Celebri-spiral™: Enough Already

Our culture is in a celebri-spiral. We're conflicted over our ridiculous, growing celebrity culture consumption via magazines, websites, and TV shows. In 2007, my love/hate conflict made me take to the blog-o-sphere. All writing on this site © Dave Singleton 2009.

Monday, March 5, 2007

March 5, 2007: Barbara Walters, Larry King, and the Big Q of Celebrity Media Coverage

The big question of celebrity media coverage is "why do those in charge choose to focus the spotlight on certain topics and not others?"

I asked myself this question while I watched Larry King interview Barbara Walters
, appearing to plug The View and her TV specials. Now, it's no secret that I love Larry King. To paraphrase Jerry Maguire, he had me at little old man. I know he asks banal questions. He reads questions off of cue cards, often without feigning interest in the responses. The hunched shoulders, suspenders, and Broadway!!!! lights behind him are too much. But his show keeps a laser-like focus on celebrities who peak our curiosity, often fanning the flames until there's a brush fire of coverage. Laci Peterson might be exhibit A. Anna-Nicole-a-thon is certainly the most recent example.

Larry gets roughly 1 million viewers, which is peanuts next to Entertainment Tonight's nightly audience of approximately 9 million, but huge for a cable talk show. In the last three weeks, 90% of his shows have been devoted to Anna Nicole.

I still can't get over the joint appearance of these two media titans who, between them, have about 100 years of television experience. They are groundbreaking legends. Their focus last week?

A debate about Anna Nicole vs. Britney coverage, with a dash of Donald Trump.

Larry asked Babs about the Rosie vs. Donald feud, and she was evasive, choosing to avoid the topic. Score one for Barbara, I thought. She started it and now she's ending it.

Then Larry asked her what she thought about Anna Nicole's death and the ensuing hysteria. Barbara stiffened and said that they really don't talk about it on The View, as if they chose instead to limit conversation to viral cancer cures, reasons for national educational standards, and sound options for the US withdrawal from Iraq.

Barbara offered reasons why Britney's coverage is different than Anna Nicole's. While acknowledging that Anna Nicole's death has all the elements of soap opera- including a baby in flux with the real daddy a question mark, two untimely deaths at young ages, and tons of money at stake-she said that Anna had accomplished little for her fame and was over (I.e. dead), while Britney can reinvent, contribute to culture, and symbolize hope for young girls who, presumably, are at risk of head shave and meltdown.

Her tone indicated that Anna Nicole is a subject beneath her, while other celebrity tabloid tales have social merit. Um, sounds like a stretch to me.

The most fascinating exchange was this:

KING: Why do you think so many people are following (Anna Nicole)? Why do you think there is such a fascination with it?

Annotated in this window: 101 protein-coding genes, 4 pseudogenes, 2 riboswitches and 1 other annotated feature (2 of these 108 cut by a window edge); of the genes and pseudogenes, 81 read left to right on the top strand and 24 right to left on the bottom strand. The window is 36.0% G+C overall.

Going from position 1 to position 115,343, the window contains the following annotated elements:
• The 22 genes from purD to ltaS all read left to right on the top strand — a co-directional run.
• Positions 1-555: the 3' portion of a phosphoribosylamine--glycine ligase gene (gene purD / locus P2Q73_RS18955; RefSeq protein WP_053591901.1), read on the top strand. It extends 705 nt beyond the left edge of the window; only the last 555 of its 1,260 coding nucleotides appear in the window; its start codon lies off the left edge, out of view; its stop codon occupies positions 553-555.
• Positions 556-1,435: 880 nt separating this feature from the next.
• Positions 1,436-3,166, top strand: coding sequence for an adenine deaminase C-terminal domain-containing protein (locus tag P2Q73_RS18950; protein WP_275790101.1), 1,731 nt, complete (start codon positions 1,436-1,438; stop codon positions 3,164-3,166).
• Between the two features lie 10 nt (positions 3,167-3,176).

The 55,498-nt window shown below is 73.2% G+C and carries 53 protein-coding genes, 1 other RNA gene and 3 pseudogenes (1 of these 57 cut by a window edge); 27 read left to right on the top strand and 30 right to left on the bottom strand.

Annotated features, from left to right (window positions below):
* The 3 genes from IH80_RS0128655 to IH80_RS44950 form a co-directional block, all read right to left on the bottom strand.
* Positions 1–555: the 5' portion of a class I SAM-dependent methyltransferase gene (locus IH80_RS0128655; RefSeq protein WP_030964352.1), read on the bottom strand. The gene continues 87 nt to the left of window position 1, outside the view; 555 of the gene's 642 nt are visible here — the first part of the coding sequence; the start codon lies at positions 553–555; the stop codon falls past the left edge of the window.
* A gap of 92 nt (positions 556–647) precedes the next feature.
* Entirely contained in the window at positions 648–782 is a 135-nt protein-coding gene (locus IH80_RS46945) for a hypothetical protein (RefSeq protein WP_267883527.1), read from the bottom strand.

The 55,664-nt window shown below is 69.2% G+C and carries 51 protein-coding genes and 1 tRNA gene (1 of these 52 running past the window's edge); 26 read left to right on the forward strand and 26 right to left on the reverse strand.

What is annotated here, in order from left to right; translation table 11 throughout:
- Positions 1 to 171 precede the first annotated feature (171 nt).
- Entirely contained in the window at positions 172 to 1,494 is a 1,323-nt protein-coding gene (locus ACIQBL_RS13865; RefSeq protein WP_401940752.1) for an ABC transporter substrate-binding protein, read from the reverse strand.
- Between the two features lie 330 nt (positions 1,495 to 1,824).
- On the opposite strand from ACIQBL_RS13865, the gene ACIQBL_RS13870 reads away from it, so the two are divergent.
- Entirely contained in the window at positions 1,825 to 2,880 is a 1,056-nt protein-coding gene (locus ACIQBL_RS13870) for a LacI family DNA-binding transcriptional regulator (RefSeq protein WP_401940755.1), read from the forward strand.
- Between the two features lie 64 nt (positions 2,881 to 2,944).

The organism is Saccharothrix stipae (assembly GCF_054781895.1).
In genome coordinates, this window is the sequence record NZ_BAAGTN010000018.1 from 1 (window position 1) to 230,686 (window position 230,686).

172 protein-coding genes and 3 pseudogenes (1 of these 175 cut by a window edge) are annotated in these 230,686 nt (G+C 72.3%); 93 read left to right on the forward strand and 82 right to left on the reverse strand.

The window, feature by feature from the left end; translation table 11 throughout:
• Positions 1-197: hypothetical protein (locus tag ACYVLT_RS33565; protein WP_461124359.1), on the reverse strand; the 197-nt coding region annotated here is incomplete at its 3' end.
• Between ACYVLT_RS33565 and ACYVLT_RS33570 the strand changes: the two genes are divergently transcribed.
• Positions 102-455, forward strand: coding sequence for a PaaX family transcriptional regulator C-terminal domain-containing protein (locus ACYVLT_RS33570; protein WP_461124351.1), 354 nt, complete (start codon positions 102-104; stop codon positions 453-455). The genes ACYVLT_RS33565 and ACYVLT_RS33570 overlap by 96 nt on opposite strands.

WALTERS: I don't know. Why do you? You do it every night. (zing!)
KING: We do it, but I can't figure it out. I know I do it, the producers book it, I do it, we talk about it. But what is the fascination of it? (I have no idea, I just do what they tell me.)
WALTERS: I don't know, either.

My first reaction was "Not know?!? How could they not even have a theory?" Then it dawned on me that maybe they know, or have theories, and just don't want to admit the reasons. Their livelihood is at stake.

Do I really expect that these two will agree on air that the majority of viewers want mindless, cheap entertainment...and they're happy to provide it to them as long as the ratings are good?

That's like expecting McDonalds to admit-on its own with no prompting from Morgan Spurlock-that french fries are bad for you and those who buy them are idiots.

I guess the answer to the big Q of celebrity media coverage is obvious. It has nothing to do with mutable standards of "news fit to print," or air. It's ratings, pure and simple. They have a vested interest in not exploring the psychology of viewers.


Anonymous Anonymous said...

You like Larry King? Really? I wouldn't put him ion the same league as Barbara Walters.

Monday, March 05, 2007 12:15:00 PM  
Anonymous Anonymous said...

Cute site. Spot on as to why Larry King has joined all the other networks in endless Anna Nicole blather...but why not discuss the nascent democratization of celebrity where America is creating its next singing sensation on American Idol? Were you one of the 32 million Americans who cast a vote for Lakisha or Melinda or - my personal faves - Blake or Chris? After one of these fabulous singers is crowned, it's only a matter of time before we see them walk down the red carpet at the Oscars a la Jennifer Hudson......

Monday, March 05, 2007 2:01:00 PM  
Blogger Dave Singleton said...

Cute. One of my least favorite words in life. But thanks I think. Speaking of cute, the American Idol kids and hosts lack that cute factor for me, this year.

However, this phrase "nascent democratization of celebrity" will find it's way into something I write very soon.

Monday, March 05, 2007 2:28:00 PM  
Blogger Dave Singleton said...

Actually forgot I wrote two posts on American Idol, from earlier this "season":

2-21-2007: http://celebri-spiral.blogspot.com


Monday, March 05, 2007 2:35:00 PM  
Anonymous Anonymous said...

Barbara Walters and Larry King could mud box or jello wrestle and make more of a contribution to pop culture.

Tuesday, March 06, 2007 2:18:00 PM  

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